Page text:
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Encyclopedia > CMEA (cipher)

In cryptography, the Cellular Message Encryption Algorithm (CMEA) is a block cipher which was used for securing mobile phones in the United States. CMEA is one of four cryptographic primitives specified in a Telecommuncations Industry Association (TIA) standard, and is designed to encrypt the control channel, rather than the voice data. In 1997, a group of cryptographers (Wagner et. al., 1997) published attacks on the cipher showing it had several weaknesses. Some accusations were made that the NSA had pressured the original designers into crippling CMEA, but the NSA has denied any role in the design or selection of the algorithm. The ECMEA and SCEMA ciphers are derived from CMEA.


CMEA is described in US patent 5,159,634.


See also

References

External links

  • The attack on CMEA (http://www.schneier.com/cmea.html)
  • Press release and the NSA response (http://www.snapshield.com/www-problems/United-States/New-Digital.htm)


Block ciphers edit  (http://en.wikipedia.org/w/index.php?title=Template:Block_ciphers&action=edit)
Algorithms: 3-Way | AES | Akelarre | Blowfish | Camellia | CAST-128 | CAST-256 | CMEA | DEAL | DES | DES-X | FEAL | FROG | G-DES | GOST | ICE | Iraqi | KASUMI | KHAZAD | Khufu and Khafre | LOKI89/91 | LOKI97 | Lucifer | MacGuffin | Madryga | MAGENTA | MARS | MISTY1 | MMB | NewDES | RC2 | RC5 | RC6 | REDOC | Red Pike | S-1 | SAFER | SEED | Serpent | SHACAL | SHARK | Skipjack | Square | TEA | Triple DES | Twofish | XTEA
Design: Feistel network | Key schedule | Product cipher | S-box | SPN   Attacks: Brute force | Linear / Differential cryptanalysis | Mod n | XSL   Standardisation: AES process | CRYPTREC | NESSIE   Misc: Avalanche effect | Block size | IV | Key size | Modes of operation | Piling-up lemma | Weak key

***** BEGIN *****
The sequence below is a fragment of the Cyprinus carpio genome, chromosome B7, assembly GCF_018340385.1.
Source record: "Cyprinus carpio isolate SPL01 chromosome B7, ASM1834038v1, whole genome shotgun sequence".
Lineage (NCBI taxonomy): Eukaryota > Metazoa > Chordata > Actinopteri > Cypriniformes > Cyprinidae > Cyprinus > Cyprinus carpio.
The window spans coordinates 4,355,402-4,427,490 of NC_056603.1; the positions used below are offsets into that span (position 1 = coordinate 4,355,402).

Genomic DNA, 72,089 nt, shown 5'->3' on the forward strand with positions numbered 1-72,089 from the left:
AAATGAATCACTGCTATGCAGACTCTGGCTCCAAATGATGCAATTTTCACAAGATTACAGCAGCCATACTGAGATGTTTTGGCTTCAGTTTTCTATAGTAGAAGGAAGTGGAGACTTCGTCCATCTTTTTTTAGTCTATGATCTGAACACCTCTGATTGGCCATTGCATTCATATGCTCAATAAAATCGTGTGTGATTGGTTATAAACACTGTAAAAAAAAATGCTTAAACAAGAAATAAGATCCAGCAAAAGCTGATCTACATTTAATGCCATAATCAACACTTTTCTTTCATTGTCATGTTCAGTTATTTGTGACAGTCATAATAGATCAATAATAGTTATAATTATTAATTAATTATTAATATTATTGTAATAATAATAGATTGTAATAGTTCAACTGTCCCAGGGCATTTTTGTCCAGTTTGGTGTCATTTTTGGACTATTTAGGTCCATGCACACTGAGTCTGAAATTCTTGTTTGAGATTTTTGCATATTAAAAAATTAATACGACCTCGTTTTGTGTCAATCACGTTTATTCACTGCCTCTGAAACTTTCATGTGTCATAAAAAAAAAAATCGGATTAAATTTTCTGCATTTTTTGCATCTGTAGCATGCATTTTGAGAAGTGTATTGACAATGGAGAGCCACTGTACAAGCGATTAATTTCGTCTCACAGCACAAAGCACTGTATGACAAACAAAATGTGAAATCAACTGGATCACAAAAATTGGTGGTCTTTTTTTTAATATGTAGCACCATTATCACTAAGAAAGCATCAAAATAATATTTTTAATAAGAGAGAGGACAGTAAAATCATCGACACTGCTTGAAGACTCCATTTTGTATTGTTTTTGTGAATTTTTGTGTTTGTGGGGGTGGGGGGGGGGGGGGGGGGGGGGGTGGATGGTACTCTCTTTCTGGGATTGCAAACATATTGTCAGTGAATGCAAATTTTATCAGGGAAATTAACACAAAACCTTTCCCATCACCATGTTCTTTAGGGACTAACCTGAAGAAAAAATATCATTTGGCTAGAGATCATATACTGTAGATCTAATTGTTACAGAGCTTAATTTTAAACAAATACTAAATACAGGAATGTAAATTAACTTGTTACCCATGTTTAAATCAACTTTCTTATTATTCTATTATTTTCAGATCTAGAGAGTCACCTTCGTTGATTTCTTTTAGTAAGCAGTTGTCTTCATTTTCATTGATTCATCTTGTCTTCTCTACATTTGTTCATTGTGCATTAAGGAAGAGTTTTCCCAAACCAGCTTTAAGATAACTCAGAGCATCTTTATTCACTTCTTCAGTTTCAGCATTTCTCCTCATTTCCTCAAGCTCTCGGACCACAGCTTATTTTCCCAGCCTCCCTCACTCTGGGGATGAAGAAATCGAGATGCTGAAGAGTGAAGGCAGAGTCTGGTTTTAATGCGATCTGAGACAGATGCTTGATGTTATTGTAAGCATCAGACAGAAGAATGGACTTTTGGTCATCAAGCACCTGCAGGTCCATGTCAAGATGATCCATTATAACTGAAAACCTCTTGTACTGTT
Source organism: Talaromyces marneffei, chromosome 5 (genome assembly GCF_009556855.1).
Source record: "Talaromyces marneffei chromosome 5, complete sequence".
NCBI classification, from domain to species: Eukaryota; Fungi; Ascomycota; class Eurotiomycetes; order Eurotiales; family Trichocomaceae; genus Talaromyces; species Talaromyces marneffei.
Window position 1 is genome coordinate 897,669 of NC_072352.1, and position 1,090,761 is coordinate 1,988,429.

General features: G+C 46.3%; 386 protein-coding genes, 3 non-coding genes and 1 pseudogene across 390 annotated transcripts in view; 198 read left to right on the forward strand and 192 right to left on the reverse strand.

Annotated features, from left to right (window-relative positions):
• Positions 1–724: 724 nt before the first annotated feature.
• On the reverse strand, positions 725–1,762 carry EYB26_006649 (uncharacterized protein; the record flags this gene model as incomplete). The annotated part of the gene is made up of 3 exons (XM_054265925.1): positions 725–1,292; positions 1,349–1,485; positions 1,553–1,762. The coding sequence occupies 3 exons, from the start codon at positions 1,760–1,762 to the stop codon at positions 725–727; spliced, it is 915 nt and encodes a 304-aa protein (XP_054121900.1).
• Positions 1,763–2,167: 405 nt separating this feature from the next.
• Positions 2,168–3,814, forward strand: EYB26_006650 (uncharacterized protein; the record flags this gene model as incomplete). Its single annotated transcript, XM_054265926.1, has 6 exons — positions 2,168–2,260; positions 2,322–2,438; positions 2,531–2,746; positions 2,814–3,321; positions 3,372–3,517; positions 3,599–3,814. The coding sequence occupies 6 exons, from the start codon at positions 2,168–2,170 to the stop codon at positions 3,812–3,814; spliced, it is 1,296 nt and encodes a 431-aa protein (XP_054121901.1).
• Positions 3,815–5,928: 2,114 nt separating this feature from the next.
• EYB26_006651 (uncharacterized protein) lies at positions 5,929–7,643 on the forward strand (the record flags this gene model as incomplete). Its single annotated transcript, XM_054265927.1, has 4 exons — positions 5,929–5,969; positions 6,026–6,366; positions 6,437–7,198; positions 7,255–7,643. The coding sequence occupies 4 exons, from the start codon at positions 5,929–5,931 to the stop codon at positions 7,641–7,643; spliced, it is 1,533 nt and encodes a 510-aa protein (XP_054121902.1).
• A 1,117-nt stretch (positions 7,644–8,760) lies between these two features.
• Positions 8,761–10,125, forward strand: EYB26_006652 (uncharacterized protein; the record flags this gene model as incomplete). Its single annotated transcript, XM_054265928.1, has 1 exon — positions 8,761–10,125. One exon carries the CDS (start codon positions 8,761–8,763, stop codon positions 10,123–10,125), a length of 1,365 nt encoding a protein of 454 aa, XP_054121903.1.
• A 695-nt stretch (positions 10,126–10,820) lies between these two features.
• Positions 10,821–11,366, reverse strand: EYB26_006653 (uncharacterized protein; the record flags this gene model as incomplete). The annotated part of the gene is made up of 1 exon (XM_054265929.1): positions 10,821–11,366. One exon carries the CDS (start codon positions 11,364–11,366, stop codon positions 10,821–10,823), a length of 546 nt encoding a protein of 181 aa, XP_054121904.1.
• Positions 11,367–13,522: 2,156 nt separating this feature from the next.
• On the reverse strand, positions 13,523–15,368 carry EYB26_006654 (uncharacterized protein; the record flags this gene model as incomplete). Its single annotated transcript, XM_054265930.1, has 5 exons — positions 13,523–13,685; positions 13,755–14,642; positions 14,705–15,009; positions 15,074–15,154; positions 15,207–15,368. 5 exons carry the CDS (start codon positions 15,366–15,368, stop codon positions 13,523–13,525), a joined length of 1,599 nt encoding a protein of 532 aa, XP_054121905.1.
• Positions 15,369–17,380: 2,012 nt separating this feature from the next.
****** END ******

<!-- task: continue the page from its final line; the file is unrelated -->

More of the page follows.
Results from FactBites:
 
Encryption (0 words)
Ciphers, on the other hand, work at a lower level: the level of individual letters, small groups of letters, or, in modern schemes, individual bits.
Historical pen and paper ciphers used in the past are sometimes known as classical ciphers.
Symmetric key ciphers can be distinguished into two types, depending on whether they work on blocks of symbols of fixed size (block ciphers), or on a continuous stream of symbols (stream ciphers).
Block cipher information - Search.com (0 words)
In cryptography, a block cipher is a symmetric key cipher which operates on fixed-length groups of bits, termed blocks, with an unvarying transformation.
Block ciphers can be contrasted with stream ciphers; a stream cipher operates on individual digits one at a time, and the transformation varies during the encryption.
The distinction between the two types is not always clear-cut: a block cipher, when used in certain modes of operation, acts effectively as a stream cipher.
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